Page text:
Published Jun 01, 2000It's hard to recommend a movie that is less than 90 minutes, yet manages to be too long, but I will. At times "The Adventures of Rocky and Bullwinkle" drags along like an action hero without a cape, or a flying squirrel that can't fly, yet is funny enough throughout most of the rest to be worth it. The secret to enjoying this movie is not to expect too much. It is, after all, a light-hearted remake of a beloved little cut-out animation show that got cancelled in 1964.
CUT TO: 1964. Frostbite Falls. Rocky and Bullwinkle are living off residual cheques in a land decimated by greedy industrialists. Already we know the film is going to be full of adult references, and social commentary as well as the indomitably stupid moose puns. Meanwhile back in the "real" world of Hollywood, there is a ambitious young exec named Minnie Mogul (Janeane Garafolo) who is looking for the next hot thing, but all she gets are scripts that are too intelligent, and so into the shredder. Enter the arch-nemesis of Rocky and Bullwinkle, Fearless Leader (Robert De Niro) and his cohorts Boris & Natasha (Jason Alexander and Renee Russo). They offer her a very stupid comedy show, and she signs them up. This brings them into the real world, but their comedy is so stupefying, it will turn the whole nation into TV-watching zombies. So starts Fearless Leader's evil plan. Fighting animation with animation, we cut to the Oval Office where the President along with his generals (General Foods, General Admission, ha ha ha) employ the services of FBI softy/rookie Karen Sympathy (Piper Perabo, of the sexy wallpaper film "Coyote Ugly") to find Rocky and Bullwinkle to help save the day.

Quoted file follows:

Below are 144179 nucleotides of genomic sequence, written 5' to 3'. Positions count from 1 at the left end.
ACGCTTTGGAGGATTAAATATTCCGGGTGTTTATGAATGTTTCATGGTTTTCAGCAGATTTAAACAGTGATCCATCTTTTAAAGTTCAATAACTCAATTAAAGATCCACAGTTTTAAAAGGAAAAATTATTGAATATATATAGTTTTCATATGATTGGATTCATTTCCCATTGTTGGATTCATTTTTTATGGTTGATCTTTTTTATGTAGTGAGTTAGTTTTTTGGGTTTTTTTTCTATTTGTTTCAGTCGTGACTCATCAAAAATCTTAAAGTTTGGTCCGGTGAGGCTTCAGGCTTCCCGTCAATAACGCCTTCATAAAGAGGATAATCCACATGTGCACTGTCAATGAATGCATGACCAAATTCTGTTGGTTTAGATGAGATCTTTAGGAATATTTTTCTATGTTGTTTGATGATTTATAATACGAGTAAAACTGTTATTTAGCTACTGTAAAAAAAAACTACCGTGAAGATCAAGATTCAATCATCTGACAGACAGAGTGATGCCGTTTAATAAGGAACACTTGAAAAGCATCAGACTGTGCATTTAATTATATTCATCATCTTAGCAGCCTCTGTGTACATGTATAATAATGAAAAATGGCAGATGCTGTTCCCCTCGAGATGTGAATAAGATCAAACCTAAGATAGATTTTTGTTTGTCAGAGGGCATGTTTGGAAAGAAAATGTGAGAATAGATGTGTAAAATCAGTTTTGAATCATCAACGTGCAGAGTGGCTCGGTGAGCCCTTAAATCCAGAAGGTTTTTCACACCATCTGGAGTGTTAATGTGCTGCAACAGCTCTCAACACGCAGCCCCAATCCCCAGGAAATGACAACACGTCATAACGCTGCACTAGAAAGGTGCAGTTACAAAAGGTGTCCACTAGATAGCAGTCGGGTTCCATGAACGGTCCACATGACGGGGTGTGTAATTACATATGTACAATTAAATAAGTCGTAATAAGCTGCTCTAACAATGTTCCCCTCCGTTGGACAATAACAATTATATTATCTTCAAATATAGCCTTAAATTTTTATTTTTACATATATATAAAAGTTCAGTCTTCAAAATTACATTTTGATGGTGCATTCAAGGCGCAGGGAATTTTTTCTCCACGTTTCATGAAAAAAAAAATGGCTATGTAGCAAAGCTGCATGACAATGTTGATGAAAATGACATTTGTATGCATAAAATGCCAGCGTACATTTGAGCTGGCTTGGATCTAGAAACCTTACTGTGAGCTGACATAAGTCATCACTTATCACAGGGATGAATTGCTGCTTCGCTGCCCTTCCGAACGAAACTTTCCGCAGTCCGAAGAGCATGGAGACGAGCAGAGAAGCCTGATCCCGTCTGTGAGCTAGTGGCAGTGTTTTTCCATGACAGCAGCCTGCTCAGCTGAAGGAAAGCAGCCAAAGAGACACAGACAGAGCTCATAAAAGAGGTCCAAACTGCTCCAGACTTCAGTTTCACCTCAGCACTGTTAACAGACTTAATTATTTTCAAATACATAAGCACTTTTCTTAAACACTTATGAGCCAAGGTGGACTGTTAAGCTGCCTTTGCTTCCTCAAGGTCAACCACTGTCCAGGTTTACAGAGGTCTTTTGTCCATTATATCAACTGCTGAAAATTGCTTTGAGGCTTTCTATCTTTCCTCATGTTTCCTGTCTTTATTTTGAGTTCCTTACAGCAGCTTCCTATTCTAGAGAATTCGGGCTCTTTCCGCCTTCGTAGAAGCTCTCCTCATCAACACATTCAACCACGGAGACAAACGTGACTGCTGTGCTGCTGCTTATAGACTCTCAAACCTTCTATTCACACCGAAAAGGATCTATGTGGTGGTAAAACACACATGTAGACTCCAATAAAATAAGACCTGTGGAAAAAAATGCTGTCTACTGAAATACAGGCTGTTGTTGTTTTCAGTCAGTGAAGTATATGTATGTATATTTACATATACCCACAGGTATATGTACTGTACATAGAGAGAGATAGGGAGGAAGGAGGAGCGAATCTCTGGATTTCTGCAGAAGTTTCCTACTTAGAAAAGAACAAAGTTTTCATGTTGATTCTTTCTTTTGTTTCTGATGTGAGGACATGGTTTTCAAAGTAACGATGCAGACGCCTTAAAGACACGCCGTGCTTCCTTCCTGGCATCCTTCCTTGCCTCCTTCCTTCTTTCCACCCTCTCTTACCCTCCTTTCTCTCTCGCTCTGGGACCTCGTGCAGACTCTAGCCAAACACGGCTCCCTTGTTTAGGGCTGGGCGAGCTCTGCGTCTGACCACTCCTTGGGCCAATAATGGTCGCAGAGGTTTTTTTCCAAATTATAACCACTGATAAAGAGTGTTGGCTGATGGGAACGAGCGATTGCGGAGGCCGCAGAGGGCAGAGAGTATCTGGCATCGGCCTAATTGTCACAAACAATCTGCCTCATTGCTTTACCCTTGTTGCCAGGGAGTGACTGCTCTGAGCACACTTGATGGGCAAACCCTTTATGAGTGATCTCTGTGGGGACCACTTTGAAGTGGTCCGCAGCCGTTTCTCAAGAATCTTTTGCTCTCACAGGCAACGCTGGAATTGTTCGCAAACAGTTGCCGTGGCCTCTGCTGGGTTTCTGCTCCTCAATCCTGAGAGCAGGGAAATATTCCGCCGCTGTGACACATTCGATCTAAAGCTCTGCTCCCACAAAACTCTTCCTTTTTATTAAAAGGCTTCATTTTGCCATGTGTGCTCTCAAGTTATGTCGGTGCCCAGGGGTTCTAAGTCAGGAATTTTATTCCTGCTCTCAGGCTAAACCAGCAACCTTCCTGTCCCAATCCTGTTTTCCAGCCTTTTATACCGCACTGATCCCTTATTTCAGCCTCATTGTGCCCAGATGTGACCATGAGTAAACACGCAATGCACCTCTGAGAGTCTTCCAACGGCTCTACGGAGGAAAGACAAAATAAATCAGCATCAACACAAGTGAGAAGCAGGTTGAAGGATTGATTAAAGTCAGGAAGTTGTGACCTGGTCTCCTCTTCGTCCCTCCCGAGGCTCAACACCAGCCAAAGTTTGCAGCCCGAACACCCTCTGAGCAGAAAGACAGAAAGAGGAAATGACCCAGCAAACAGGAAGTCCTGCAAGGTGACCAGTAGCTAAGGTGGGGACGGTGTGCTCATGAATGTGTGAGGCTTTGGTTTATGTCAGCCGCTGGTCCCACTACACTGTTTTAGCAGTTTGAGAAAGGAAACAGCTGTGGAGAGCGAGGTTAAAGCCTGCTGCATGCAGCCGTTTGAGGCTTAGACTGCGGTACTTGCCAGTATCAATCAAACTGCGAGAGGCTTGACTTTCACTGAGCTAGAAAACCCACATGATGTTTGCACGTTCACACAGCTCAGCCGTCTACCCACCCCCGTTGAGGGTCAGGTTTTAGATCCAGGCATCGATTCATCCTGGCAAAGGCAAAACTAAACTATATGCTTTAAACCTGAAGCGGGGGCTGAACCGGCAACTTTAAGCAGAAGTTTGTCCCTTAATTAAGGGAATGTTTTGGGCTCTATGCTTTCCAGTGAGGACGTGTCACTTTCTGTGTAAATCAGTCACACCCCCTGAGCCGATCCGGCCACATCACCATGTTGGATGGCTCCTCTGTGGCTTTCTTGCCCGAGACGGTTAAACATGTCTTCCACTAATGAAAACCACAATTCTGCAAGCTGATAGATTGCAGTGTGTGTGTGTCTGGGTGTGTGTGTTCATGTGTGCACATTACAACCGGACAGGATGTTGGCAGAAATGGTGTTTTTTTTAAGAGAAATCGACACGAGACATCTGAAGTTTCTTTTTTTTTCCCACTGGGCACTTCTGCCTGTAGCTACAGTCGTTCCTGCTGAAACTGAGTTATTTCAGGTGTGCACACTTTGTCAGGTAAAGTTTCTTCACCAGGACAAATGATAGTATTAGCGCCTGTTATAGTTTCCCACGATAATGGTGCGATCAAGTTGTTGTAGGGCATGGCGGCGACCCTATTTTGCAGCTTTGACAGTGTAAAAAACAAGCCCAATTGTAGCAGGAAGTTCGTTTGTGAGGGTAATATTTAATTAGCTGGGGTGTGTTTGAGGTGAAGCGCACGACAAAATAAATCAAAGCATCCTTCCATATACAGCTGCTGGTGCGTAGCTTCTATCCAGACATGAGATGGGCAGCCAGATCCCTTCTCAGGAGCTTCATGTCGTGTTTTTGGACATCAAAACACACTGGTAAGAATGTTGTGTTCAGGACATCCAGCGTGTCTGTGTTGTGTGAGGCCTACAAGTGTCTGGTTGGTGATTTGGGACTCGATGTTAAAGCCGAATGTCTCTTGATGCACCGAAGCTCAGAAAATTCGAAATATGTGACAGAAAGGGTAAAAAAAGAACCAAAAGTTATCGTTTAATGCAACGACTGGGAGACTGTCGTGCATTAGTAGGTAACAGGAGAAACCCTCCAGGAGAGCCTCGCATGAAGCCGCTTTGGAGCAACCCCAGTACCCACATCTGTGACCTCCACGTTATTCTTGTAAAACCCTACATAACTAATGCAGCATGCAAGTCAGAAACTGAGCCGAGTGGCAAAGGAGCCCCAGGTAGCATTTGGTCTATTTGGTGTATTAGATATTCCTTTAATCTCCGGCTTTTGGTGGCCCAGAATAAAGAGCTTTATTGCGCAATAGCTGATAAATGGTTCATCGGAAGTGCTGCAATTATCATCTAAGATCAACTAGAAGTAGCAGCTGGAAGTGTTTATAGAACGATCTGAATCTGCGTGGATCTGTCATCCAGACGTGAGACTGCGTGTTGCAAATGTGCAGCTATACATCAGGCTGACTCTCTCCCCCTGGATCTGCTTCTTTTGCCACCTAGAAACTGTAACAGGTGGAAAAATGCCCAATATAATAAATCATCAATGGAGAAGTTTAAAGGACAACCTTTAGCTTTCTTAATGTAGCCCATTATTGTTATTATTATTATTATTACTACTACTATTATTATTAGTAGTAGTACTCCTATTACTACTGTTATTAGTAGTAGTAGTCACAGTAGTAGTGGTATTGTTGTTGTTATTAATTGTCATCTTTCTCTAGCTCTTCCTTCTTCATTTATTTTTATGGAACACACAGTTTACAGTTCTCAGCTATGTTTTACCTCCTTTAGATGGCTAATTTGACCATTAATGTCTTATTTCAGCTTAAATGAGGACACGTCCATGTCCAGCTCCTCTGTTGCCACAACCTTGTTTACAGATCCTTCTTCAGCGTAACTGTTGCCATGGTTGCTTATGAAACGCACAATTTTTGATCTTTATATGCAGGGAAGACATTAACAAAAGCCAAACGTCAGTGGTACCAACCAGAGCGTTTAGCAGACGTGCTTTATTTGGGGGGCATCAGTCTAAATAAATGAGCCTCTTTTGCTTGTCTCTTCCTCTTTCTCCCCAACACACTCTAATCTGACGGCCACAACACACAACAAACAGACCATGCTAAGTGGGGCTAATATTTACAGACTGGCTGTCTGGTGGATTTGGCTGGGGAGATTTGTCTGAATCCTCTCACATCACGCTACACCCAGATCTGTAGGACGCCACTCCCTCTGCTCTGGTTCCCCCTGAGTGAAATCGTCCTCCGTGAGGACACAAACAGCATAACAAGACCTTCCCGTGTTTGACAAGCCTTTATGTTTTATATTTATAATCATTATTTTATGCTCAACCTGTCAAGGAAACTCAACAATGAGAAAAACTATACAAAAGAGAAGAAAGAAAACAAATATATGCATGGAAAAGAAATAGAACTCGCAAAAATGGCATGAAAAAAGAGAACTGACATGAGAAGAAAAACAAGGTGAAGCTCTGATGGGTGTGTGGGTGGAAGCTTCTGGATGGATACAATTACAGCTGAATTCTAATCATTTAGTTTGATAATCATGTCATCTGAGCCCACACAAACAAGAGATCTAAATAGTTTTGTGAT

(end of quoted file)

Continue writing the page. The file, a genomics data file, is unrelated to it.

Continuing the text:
I actually liked all these silly puns (of which there are plenty) but it's the adult bits that really shine. The whole film is almost worth it just to see Robert De Niro do a take on his "Taxi Driver": "you talkin' to me?" As usual, De Niro is a joy to watch, and he does fun kids movie better than I thought he would. (It was produced by his film company, Tribeca). There are also all the cameos, by Carl Reiner, Jonathan Winters (playing three different parts), Whoopie Goldberg, Billy Crystal, David Alan Grier and John Goodman. De Niro's own daughter is in this film, Drena De Niro, in a small part as a RB-TV lackey. Director Des McAnuff , originally a stage director, is the man responsible for bringing the Who's "Tommy" to Broadway. His first film came in 1998 when he directed Cousin Bette starring Jessica Lange. Also, for those interested in pop-culture minutia, the "J" in Homer J. Simpson's name is an homage to Rocky & Bullwinkle, whose full names are Rocky J. Squirrel and Bullwinkle J. Moose. The "J" comes from creator Jay Ward's own name. Certainly this is not a "great" movie, but there's enough going on to keep it interesting and it's worth a matinee price.